Child care centres policy slammed by The Hills Council

MAYOR YVONNE KEANE: "Not only will council lose input into proposed developments, residents won’t have a say to what happens in their street, which is really sad."

MAYOR YVONNE KEANE: "Not only will council lose input into proposed developments, residents won’t have a say to what happens in their street, which is really sad."

A state government proposal that will allow child care centres to be built on residential streets without council consent has drawn the ire of The Hills Council.

In its submission to the NSW government regarding the State Environmental Planning Policy (SEPP) for Educational Establishments and Child Care Facilities, the council has expressed opposition to plans to allow child care centres to be built in low-residential areas.

the council is concerned about another element of the policy, which proposes to allow schools to build up to four storeys high without permission from The Hills Council.

The Hills mayor Yvonne Keane said the child care centres need to be placed in appropriate locations.

“The new policy is outrageous and overrides our ability to plan our own community. Not only will council lose input into proposed developments, residents won’t have a say to what happens in their street, which is really sad,” Cr Keane said.

“I believe our shire’s beautiful character will be greatly impacted as a result of the Sydney West Central Planning Panel or private certifiers approving controversial developments, which don’t meet the needs of our region or are incompatible with their surroundings, causing further problems to our growing suburbs.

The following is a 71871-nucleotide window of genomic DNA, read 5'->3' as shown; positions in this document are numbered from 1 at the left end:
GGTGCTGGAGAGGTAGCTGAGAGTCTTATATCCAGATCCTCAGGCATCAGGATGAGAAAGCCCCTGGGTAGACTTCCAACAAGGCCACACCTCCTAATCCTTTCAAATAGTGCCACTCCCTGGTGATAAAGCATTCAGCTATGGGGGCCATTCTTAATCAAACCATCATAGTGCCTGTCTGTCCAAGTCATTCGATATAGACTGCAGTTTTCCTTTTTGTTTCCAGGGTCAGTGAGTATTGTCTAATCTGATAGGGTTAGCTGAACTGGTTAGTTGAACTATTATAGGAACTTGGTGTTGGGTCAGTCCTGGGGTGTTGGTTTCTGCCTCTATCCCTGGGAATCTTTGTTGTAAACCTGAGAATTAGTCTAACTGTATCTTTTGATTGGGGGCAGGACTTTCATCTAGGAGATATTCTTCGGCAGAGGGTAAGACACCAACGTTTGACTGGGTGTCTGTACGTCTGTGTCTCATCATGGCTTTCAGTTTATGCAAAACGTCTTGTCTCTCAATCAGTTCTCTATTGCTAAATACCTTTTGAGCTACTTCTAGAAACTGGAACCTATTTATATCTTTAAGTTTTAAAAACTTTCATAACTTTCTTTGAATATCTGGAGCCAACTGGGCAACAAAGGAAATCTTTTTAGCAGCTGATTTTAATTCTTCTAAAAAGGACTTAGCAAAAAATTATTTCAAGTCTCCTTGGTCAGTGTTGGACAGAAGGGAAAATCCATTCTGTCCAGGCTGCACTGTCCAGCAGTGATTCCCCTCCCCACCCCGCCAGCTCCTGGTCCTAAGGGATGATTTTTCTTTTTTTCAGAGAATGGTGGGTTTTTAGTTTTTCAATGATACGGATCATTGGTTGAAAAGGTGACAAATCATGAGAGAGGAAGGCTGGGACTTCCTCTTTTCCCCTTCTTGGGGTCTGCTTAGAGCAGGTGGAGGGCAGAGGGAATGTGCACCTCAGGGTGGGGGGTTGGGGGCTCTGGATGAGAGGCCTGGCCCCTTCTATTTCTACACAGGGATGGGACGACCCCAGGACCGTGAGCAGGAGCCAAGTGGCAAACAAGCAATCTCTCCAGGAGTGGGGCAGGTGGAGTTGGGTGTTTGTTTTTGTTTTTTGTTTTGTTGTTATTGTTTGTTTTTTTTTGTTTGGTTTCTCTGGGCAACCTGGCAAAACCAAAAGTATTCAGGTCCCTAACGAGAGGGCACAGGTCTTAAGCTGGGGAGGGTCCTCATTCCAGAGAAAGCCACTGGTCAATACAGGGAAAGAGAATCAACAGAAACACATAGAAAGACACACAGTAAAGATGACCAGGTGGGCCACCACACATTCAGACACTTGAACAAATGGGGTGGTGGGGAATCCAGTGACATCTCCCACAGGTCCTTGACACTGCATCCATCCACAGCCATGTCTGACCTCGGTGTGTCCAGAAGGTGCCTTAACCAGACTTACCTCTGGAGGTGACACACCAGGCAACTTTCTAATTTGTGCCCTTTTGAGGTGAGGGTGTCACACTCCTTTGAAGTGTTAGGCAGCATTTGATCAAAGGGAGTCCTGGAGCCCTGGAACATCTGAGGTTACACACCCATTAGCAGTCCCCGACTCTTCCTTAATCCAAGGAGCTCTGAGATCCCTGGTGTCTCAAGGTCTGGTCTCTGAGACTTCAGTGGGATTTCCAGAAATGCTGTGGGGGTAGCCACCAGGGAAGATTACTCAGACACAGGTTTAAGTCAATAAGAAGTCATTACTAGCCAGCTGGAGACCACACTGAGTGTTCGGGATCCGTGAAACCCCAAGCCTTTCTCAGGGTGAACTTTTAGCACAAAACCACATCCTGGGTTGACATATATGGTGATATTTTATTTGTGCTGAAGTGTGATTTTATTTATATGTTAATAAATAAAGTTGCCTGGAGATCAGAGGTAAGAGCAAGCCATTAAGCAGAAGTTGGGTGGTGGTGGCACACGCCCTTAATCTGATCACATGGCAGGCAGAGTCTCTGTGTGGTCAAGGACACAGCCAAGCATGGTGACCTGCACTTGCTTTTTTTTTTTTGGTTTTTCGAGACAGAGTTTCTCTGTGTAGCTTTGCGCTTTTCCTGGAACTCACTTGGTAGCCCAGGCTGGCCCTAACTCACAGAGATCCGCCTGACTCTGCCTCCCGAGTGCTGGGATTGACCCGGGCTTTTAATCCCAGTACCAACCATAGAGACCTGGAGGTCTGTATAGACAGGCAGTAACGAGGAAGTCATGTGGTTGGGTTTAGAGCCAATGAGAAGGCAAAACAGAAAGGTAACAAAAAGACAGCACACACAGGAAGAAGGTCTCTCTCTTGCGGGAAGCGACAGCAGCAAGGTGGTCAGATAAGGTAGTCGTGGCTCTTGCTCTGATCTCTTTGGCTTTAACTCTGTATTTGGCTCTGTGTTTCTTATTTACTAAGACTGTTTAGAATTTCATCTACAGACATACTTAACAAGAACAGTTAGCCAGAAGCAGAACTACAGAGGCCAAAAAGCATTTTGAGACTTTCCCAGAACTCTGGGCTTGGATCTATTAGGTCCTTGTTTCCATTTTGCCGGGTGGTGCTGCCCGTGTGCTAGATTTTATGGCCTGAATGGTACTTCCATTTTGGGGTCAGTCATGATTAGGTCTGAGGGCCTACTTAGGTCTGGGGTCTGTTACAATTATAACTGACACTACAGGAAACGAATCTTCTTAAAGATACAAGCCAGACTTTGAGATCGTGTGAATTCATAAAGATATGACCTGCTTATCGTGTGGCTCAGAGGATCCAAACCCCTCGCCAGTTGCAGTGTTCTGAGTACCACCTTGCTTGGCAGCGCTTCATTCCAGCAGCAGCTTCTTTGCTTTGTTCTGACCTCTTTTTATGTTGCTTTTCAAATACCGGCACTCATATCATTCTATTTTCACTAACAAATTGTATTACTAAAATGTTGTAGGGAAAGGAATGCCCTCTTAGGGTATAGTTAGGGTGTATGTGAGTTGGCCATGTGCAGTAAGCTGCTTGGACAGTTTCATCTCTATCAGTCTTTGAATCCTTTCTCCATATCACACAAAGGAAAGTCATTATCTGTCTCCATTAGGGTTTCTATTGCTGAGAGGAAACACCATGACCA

“Child care centres will be able to pop-up anywhere, and schools can be built without regards for the character of the neighbourhood.

“As a mother of two children and with many young families moving to The Hills, it’s imperative we have access to good child care centres and educational institutions.”

Deputy mayor Robyn Preston, who spoke in support of the council’s submission at last week’s council meeting, said the proposed policy could make it tougher for residents to access their own street.

“If this policy is approved, we can expect to see more traffic and parking complications as a result of these facilities being constructed and opened in areas which are already under huge demand because of population growth,” Cr Preston said.

Residents and councils have until Friday, April 7 to send through their submissions to the state government.

The NSW Planning and Environment website states the state government “is proposing changes to the planning system to make it easier for education and child care providers to build high-quality facilities”.

Find out more information and make a submission here.